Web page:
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Not all those who wander are lost

Here at Vella Lavella, hords of local children in their dugout canoes thronged around AKAMA. We generally blew up a bunch of balloons and they paddled like crazy to win one of the prizes.

AKAMA was boarded in the night in the Florida Islands. Here we see the footprints of the culprit. He took about three steps, got into the beam of the alarm, and then jumped and dived over the side. Even during this incident we never felt particularly vulnerable; such acts of petty thievery could happen anywhere.

Here are some dugout canoes being built at Bureh Village. While we westerners may think of these things as relics of the past that we learned about in social studies, they remain the primary means of transport throughout most of the pacific islands.

As soon as we showed up in any village in the Solomon Islands the locals would put together an ad hoc craft fair in the hopes of selling their beautiful carvings and other crafts. We usually bought more than we intended to. This display is a Peava.

These statues, carved from king ebony (pure black), like the piece in the background, are called Nuzu Nuzu. Large ones were placed on the bow of the big canoes when visiting another village. If the Nuzu Nuzu was carrying a bird (right) it meant that the canoe came in peace; if carrying a skull (left) it meant war.

We bought this "Spirit of the Solomons" walking stick, made from queen ebony (black and brown streaked). The man in the photo is the carver.

Up in the hills above Egholo Village we were shown the wreck of a US bomber. It was a sad sight, as the aircraft landed in the trees and then exploded before hitting the ground. Pieces of wreckage are scattered everywhere, including this big propeller, dug into the ground.

We were amazed to find this eco-resort on Ghavutu island in the Florida Group Islands. Here they study and train dolphins. They hope that the research will be supported by the income from the resort, now under construction.

Although Ghizo is the second largest "city" in the Solomon Islands, its market, and most of its other buildings are rather rustic. It was an interesting place to visit.

These foundations and bathrooms are all that remains of a once posh resort on the west end of Guadalcanal island. It was raised during the "tensions" between warring tribes in the late 1990s.

We spent many days and evenings at the Yacht Club at Honiara. This was another great watering hole and spot to meet local yachties.


The skulls of chiefs, warriors and victims are interred amid coral rubble on several small islands throughout the Solomon Islands. This one, at Kundu Isalnd was the best we saw. Note the shell money (ring).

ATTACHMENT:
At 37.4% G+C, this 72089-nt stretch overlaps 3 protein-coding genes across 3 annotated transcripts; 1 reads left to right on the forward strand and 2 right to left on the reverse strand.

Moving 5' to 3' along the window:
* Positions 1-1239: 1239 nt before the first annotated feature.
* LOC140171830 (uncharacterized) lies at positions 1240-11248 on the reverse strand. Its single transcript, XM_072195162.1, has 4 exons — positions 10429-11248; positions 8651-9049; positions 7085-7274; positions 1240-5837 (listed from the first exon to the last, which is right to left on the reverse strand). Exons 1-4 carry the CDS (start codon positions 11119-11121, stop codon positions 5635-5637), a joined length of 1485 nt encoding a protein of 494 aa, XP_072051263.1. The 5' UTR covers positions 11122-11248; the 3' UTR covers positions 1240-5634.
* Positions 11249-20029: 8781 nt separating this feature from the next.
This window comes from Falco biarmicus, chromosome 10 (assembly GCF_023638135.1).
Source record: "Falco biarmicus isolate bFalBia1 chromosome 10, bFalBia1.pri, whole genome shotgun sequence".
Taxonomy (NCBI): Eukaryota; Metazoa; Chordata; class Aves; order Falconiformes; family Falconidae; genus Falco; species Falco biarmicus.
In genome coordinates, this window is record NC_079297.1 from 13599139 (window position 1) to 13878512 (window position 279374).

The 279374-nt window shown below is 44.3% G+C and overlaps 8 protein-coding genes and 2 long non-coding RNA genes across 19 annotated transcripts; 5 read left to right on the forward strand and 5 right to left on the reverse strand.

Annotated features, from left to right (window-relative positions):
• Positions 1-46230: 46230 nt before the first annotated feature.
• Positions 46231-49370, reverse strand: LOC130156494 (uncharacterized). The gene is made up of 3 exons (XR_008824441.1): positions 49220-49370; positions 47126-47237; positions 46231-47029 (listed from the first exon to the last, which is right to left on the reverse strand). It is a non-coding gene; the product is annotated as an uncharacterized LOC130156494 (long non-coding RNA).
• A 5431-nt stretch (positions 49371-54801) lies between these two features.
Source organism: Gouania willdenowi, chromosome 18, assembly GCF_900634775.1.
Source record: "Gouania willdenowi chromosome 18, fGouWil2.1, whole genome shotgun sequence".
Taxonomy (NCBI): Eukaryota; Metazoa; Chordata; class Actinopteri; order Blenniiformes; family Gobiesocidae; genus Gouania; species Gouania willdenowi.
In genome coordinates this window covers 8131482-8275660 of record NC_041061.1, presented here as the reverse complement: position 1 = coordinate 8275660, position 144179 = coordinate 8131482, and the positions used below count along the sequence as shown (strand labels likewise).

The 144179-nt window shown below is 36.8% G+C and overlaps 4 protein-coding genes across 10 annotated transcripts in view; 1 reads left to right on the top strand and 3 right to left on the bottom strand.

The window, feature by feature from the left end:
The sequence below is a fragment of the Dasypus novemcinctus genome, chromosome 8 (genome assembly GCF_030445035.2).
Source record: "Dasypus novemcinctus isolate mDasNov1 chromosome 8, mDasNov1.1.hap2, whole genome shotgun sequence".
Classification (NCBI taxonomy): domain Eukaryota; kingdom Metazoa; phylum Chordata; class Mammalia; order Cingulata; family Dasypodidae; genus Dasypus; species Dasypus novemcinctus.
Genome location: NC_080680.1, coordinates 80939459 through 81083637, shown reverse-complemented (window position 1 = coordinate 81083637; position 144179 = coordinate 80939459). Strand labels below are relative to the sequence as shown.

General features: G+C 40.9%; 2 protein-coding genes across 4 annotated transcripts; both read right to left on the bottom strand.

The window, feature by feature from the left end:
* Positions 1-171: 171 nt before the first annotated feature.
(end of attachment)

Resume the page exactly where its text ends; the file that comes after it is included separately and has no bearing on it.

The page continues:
Note the small house. The door in the foreground closes to preserve the skulls. Also located on the island are more recent Christian graves of village chiefs.

Here is AKAMA anchored in a lagoon at Liapari Island. Paradise just does not get much more ideal than this.

Throughout the Solomon Islands we encountered logging camps such as this one at Votana point in Marovo Lagoon. We can only hope that the concerns (usually foreign) are not clear cutting the forest. Water flow in the lagoon is not likely great enough to tolerate dirty run off without ecological consequences. Already most of the coral is dying or dead.

The natives at Lola and surrounding islands build these jumping towers, from which they dive into the sea. We did not have the nerve to try!

The Solomon Islands arguably boasts the best carvers in the world. We bought this bowl, a superb work, with inlays of shell and several woods. The nut being held alongside the bowl is the source of "custom putty" which is used to fill the voids between the hollowed out wood and the inlaid pieces of shell.

At Munda, we stumbled onto a Mother's Day "Dinner and Dance" The dinner was a terrific local buffet and the dance was an exceptional display of local talent, followed by audience participation. It appeared that most of the local mothers attended and few of the local men.

Everywhere we anchored we went in our dinghy up any navigable rivers and streams that we could find. In most cases, we found small settlements like this one. Usually, they were being built by locals in the hope of starting a new plantation of coconut, vanilla bean or to start a new garden.

This young fellow came to sell us his pet chicken for our dinner. We thought we had misunderstood, but his father confirmed that the boy had raised it and was now willing to sell it, pluck it and give it to us for a fee. We passed on the opportunity.

We wanted to see an active but tame volcano inland at Vella Lavella, after being told that it was an easy 15-minute hike through the jungle along well worn paths. We trekked hours through the jungle, fording streams and climbing mud banks, to get there.

The trek was worth it, as the volcano at Vella Lavella is still active, with bubbling pools of mud and deposits of sulphur and red ochre. We were advised several times as to where we could walk and where not. In places the ground was boiling hot.

This little US Marines tank was in the jungles above a village. It is in relatively good condition, given that it was destroyed by several armour piercing rounds.